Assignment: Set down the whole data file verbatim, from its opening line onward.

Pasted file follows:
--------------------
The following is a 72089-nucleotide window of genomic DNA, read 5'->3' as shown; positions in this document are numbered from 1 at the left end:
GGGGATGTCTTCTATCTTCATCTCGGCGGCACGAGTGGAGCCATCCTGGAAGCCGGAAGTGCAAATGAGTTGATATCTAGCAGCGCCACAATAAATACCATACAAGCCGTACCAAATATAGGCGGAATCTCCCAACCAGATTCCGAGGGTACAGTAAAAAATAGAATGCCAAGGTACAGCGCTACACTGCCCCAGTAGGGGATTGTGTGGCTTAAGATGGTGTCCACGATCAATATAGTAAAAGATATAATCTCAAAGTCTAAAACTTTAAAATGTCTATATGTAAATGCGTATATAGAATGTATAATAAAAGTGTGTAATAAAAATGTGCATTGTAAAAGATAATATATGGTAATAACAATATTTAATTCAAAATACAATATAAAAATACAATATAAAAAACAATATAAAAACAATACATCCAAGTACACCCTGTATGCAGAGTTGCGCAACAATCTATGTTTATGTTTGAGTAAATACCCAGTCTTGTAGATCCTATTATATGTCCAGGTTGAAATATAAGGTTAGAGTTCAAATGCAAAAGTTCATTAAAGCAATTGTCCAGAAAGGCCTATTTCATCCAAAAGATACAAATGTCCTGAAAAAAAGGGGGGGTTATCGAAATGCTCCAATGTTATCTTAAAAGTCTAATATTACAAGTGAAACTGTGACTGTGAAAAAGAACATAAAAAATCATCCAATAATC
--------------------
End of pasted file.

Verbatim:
The following is a 72089-nucleotide window of genomic DNA, read 5'->3' as shown; positions in this document are numbered from 1 at the left end:
GGGGATGTCTTCTATCTTCATCTCGGCGGCACGAGTGGAGCCATCCTGGAAGCCGGAAGTGCAAATGAGTTGATATCTAGCAGCGCCACAATAAATACCATACAAGCCGTACCAAATATAGGCGGAATCTCCCAACCAGATTCCGAGGGTACAGTAAAAAATAGAATGCCAAGGTACAGCGCTACACTGCCCCAGTAGGGGATTGTGTGGCTTAAGATGGTGTCCACGATCAATATAGTAAAAGATATAATCTCAAAGTCTAAAACTTTAAAATGTCTATATGTAAATGCGTATATAGAATGTATAATAAAAGTGTGTAATAAAAATGTGCATTGTAAAAGATAATATATGGTAATAACAATATTTAATTCAAAATACAATATAAAAATACAATATAAAAAACAATATAAAAACAATACATCCAAGTACACCCTGTATGCAGAGTTGCGCAACAATCTATGTTTATGTTTGAGTAAATACCCAGTCTTGTAGATCCTATTATATGTCCAGGTTGAAATATAAGGTTAGAGTTCAAATGCAAAAGTTCATTAAAGCAATTGTCCAGAAAGGCCTATTTCATCCAAAAGATACAAATGTCCTGAAAAAAAGGGGGGGTTATCGAAATGCTCCAATGTTATCTTAAAAGTCTAATATTACAAGTGAAACTGTGACTGTGAAAAAGAACATAAAAAATCATCCAATAATC